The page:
We see the music, but do we hear the dance?

Dance is music, made tangible

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(Collegian file photo)

By Hannah Lieberman, Collegian Columnist

“See the music, hear the dance,” was the motto of George Balanchine, the father of American ballet. He demanded that his dancers be acutely musical. He believed that dance should be visual music, accentuating its every nuance to force audiences to hear it differently.

Throughout my own dance training, I have strived to become a physical manifestation of music. I am the daughter of two musicians and a student of music myself, so to me, dance and music are two inseparable and intertwining forces of nature that speak without words. I am a freshman dance major at the University of Massachusetts, and one factor in my search for a college dance program was that the school also have a well-regarded music department — bonus points if the two art forms were unified under one department. The department of music and dance at UMass presents itself as such a system, but within the first weeks here, I have noticed a substantial divide between the two branches of the department.

During the first week of school, all music and dance students received an invitation to the department’s welcome concert and reception at the Bezanson Recital Hall in the Fine Arts Center. Freshmen dance majors were required to attend, per our faculty’s request. There we were, a gaggle of new college dancers eager to see what our department — our home for the next four years — had to offer. When we opened our programs, there was a collective feeling of confusion and disappointment. The event consisted of eight music performances and just one dance performance. We felt overlooked, to say the least. This was our welcome concert just as much as it was the music students’, yet our division of the department was overshadowed by music. We left the FAC feeling like we hadn’t really been welcomed; instead, we felt like outsiders.

The FAC boasts the Bezanson Recital Hall and the main Concert Hall, which seats 2,000 audience members. Knowing this, anyone would be shocked to find out that the annual UMass faculty dance concert has not once been held in the FAC as a featured performance. There are currently 14 music concerts listed under the department of music and dance on the FAC website for this semester alone, but the dance department has never had its own evening on our school’s main stage. This year will be the first that UMass dancers will have that opportunity.

Not only has UMass Dance been excluded from the FAC’s performance space, it’s also pushed to the outskirts of campus, in the Totman Gymnasium. If you’ve ever been to Totman, you know that it’s not exactly the most up-to-date building on campus. Last week, there was a cockroach on the floor of one of our classrooms, which has a cement floor and uneven tables and chairs rather than desks. There are no windows, and the classroom has one small, rolling whiteboard and a bookcase ready to tip at a sideways glance.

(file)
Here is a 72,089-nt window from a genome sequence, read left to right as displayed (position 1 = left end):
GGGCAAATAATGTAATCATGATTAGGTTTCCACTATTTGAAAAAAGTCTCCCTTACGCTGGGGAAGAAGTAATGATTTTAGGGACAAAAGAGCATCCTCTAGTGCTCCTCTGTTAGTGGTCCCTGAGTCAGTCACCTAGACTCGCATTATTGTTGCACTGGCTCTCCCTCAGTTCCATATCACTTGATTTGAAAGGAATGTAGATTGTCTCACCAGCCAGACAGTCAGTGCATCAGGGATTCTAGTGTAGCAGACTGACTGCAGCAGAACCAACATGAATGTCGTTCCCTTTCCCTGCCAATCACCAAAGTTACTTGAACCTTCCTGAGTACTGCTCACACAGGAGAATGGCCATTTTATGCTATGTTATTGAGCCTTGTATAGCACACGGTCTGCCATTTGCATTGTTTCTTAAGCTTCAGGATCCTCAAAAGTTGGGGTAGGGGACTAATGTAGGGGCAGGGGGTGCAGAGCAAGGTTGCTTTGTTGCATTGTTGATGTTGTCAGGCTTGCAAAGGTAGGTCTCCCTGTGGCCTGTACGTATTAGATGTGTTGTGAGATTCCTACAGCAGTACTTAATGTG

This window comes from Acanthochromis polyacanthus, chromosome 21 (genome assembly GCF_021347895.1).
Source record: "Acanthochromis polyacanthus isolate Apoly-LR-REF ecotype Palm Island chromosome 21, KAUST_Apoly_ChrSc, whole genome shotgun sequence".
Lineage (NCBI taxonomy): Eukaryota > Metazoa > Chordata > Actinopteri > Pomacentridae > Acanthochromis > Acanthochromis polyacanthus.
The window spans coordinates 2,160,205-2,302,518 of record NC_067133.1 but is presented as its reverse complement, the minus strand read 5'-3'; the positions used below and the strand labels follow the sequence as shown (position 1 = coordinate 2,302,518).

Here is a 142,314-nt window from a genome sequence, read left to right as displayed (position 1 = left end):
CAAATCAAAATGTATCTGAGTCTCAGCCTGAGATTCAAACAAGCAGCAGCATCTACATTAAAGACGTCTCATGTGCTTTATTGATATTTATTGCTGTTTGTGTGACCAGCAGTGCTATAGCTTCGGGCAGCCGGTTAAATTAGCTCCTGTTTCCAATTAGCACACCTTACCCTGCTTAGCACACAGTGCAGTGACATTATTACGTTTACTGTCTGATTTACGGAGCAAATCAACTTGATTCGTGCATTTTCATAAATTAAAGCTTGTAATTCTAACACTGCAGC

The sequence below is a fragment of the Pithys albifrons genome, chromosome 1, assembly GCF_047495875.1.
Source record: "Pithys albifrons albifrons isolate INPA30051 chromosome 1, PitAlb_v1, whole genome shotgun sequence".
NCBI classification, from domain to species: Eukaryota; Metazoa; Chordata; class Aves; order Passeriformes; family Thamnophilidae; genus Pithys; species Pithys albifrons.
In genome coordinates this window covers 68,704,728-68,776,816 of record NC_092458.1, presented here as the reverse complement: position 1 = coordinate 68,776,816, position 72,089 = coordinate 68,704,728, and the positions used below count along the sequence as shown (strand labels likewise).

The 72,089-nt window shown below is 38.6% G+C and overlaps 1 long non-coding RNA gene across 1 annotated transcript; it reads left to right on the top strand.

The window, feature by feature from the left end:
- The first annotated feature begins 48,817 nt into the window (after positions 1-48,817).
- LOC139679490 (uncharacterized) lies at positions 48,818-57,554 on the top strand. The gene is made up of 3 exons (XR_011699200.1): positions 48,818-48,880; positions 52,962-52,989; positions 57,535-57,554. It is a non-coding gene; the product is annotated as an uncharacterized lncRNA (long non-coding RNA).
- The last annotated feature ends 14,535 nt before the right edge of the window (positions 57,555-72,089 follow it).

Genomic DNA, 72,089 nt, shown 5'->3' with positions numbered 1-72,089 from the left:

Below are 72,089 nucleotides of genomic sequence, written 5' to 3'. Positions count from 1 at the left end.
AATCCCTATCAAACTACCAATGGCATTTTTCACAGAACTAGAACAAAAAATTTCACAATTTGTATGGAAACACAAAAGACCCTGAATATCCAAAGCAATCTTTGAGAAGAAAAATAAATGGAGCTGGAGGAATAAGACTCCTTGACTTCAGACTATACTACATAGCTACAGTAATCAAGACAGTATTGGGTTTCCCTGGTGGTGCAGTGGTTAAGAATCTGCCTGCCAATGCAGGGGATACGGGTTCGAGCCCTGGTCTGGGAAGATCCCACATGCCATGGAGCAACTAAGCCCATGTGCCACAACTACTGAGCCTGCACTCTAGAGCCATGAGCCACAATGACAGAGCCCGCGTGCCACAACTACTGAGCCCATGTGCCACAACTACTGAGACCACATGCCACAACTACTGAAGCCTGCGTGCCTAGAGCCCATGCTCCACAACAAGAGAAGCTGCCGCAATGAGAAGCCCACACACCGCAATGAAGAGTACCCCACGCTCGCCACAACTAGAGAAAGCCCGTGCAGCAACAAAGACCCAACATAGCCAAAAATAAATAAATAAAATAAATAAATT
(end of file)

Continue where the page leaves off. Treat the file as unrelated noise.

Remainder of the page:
The dance office is one room with an administration desk and rows of cubicles for our professors, who joke that their “doors are always open.” While we’re fortunate to have the vinyl Marley floors that dancers need, barres for ballet class and a studio space that can double as a stage. This studio space is in a former basketball gym, and the side that has not been transformed still resembles a high school field house.

The department of music and dance is included in the College of Humanities and Fine Arts. HFA’s main building, South College, underwent a $65 million renovation that ended in January 2017, but the department does not have space in this building. It seems a little odd to me that during this huge endeavor no one thought to include some new dance studios.

In our society, we are saturated with music. It’s in TV commercials, grocery stores, malls and parties. We are exposed to it without trying. Dance, in contrast, is largely a live experience. You can’t get the same effect from watching a taped piece that you would from going to the theatre. With music, you can pop in some headphones and take it with you everywhere. This is a wonderful thing, but perhaps it’s the fact that dance does not have this same level of availability that makes it fall secondary to music in the art world. But the world needs dance right now. It provides an escape from reality, it forces us to think and it makes the world a more beautiful place.

Music and dance will always go hand in hand – one can’t exist without the other. So if the UMass department of music and dance is going to boast about its reputation for excellence and great resources, it needs to include the dance department and give it equal access to performance opportunities and facilities.

Dance is music, made tangible.

Hannah Lieberman is a Collegian columnist and can be reached at [email protected]